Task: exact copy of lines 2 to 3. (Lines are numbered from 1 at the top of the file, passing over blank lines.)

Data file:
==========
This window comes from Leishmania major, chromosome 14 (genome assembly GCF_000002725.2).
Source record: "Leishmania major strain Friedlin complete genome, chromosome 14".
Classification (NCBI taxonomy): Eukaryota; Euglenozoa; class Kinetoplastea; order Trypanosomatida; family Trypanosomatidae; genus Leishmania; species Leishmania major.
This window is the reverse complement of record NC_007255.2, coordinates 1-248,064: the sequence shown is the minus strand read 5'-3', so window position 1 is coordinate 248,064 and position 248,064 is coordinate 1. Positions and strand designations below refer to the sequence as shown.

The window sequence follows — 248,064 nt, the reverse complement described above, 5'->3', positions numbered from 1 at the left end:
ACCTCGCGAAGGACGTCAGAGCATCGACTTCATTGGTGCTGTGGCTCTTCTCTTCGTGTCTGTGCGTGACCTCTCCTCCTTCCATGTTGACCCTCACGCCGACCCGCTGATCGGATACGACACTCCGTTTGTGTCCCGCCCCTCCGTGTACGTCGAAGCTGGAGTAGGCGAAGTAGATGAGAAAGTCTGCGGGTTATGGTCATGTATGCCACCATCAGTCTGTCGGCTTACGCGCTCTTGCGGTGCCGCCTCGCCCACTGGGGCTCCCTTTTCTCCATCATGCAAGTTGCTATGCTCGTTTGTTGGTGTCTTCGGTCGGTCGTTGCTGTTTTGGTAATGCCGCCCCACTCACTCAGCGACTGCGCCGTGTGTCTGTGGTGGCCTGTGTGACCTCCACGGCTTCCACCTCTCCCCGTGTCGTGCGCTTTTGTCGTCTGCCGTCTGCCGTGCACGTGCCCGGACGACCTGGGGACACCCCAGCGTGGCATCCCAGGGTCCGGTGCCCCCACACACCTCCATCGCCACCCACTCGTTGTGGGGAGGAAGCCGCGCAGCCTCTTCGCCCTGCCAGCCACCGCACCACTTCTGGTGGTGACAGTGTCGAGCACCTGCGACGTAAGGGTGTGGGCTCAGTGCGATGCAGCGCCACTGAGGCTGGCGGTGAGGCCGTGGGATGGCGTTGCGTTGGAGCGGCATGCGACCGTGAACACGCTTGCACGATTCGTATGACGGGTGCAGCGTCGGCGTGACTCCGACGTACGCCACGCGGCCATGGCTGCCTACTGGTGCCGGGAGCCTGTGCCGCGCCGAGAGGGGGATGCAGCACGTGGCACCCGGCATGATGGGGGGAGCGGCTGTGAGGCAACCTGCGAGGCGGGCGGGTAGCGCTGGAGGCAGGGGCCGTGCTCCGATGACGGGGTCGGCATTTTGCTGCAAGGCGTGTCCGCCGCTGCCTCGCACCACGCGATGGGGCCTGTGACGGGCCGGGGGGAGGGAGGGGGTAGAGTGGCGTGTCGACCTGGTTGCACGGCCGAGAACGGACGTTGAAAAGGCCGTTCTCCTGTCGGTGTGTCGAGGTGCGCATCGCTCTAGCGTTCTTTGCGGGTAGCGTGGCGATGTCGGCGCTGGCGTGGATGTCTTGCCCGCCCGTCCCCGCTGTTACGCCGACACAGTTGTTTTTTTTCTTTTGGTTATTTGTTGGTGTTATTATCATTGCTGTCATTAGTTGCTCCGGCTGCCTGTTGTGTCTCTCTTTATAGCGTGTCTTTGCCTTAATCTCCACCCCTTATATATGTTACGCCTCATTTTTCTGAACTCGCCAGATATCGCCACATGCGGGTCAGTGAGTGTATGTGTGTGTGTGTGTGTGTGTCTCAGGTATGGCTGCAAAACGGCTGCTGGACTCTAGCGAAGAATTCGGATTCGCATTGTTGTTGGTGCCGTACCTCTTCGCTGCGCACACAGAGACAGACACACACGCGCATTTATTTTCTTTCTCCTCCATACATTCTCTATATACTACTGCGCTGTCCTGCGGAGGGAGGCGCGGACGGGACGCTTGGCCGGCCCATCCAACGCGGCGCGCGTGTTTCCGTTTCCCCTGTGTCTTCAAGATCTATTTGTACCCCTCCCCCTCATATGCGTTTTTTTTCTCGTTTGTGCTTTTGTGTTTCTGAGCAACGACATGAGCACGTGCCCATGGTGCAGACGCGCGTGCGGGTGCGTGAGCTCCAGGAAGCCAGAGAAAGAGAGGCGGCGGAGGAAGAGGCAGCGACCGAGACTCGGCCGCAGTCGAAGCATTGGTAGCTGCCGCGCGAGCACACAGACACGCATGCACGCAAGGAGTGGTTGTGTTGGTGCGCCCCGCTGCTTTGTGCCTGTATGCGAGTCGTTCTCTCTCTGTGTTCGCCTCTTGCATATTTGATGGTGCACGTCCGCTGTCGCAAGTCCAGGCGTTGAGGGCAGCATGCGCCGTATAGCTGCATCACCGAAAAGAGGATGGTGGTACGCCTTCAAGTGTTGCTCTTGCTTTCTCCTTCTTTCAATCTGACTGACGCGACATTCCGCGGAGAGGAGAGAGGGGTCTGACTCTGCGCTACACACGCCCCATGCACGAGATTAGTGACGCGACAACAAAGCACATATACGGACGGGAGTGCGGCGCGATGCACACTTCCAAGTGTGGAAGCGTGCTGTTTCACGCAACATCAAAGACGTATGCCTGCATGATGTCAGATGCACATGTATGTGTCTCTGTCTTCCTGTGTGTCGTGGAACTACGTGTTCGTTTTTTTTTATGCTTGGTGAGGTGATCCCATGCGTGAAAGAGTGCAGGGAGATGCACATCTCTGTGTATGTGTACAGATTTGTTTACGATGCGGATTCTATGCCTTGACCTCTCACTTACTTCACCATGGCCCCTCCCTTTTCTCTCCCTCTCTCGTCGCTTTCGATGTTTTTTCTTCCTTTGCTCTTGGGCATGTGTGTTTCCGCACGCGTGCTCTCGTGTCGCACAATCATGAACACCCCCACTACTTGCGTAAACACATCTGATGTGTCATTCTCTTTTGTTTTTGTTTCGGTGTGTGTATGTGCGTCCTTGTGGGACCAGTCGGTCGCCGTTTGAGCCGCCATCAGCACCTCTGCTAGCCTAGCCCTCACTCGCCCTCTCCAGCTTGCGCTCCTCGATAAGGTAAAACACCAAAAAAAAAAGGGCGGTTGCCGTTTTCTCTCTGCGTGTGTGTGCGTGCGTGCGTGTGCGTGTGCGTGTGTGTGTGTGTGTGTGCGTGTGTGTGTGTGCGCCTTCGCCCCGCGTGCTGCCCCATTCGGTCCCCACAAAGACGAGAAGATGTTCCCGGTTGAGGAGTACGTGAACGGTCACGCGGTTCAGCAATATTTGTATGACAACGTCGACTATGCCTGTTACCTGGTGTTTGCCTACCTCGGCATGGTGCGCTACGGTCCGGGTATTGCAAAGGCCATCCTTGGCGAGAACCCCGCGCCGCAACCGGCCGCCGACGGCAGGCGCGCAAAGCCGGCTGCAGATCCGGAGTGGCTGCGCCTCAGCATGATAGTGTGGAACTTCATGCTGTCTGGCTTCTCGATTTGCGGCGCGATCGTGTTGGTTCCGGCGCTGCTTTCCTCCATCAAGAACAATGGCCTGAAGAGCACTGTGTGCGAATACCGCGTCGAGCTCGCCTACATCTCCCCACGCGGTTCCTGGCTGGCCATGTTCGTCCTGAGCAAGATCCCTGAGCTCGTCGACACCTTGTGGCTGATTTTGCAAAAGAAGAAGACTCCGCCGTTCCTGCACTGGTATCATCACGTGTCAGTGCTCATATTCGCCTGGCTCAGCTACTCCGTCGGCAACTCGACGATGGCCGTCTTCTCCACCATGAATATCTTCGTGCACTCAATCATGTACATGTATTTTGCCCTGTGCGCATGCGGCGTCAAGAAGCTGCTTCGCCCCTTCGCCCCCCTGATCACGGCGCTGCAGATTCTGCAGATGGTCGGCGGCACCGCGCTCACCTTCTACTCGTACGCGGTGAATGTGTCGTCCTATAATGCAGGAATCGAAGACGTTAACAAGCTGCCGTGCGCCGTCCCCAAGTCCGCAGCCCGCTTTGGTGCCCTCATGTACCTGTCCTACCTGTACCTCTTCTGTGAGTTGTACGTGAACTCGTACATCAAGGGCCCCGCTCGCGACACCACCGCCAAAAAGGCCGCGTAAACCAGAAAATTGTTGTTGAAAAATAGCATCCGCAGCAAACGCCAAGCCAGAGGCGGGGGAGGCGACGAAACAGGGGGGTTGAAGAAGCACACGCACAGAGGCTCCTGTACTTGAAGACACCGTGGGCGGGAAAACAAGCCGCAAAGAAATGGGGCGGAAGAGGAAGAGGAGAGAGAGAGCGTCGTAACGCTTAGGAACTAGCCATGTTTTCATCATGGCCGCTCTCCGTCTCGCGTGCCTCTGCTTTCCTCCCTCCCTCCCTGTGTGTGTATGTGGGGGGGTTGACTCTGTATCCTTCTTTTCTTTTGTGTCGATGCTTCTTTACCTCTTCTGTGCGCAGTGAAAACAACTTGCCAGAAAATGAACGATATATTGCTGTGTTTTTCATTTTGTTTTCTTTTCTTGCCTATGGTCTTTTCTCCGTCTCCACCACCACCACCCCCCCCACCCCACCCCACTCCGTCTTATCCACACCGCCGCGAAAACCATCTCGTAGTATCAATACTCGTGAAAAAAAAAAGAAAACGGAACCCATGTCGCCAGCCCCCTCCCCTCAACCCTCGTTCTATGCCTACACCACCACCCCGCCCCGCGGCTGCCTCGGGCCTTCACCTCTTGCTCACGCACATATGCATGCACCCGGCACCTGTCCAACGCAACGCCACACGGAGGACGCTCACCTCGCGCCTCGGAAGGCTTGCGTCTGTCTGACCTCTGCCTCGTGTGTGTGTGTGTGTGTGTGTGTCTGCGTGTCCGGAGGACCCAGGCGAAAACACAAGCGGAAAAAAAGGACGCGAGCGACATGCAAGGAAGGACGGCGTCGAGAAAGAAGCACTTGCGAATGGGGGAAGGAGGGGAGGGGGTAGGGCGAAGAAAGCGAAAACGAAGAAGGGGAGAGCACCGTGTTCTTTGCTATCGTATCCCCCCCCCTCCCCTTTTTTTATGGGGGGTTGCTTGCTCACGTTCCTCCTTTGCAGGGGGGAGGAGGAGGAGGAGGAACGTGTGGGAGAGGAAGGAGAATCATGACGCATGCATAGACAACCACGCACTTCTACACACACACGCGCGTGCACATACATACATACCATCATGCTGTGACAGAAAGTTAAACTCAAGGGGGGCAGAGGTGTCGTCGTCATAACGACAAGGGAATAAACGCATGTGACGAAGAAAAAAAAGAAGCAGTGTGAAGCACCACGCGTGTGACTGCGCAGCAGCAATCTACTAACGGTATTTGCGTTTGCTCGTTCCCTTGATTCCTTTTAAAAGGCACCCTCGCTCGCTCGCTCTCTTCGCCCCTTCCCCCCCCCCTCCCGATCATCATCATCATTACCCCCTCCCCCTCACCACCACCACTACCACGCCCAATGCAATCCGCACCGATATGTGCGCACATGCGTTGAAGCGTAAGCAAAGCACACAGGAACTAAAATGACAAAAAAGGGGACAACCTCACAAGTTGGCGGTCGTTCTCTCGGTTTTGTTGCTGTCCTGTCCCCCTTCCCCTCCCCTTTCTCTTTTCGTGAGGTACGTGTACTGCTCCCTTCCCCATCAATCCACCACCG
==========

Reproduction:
Source record: "Leishmania major strain Friedlin complete genome, chromosome 14".
Classification (NCBI taxonomy): Eukaryota; Euglenozoa; class Kinetoplastea; order Trypanosomatida; family Trypanosomatidae; genus Leishmania; species Leishmania major.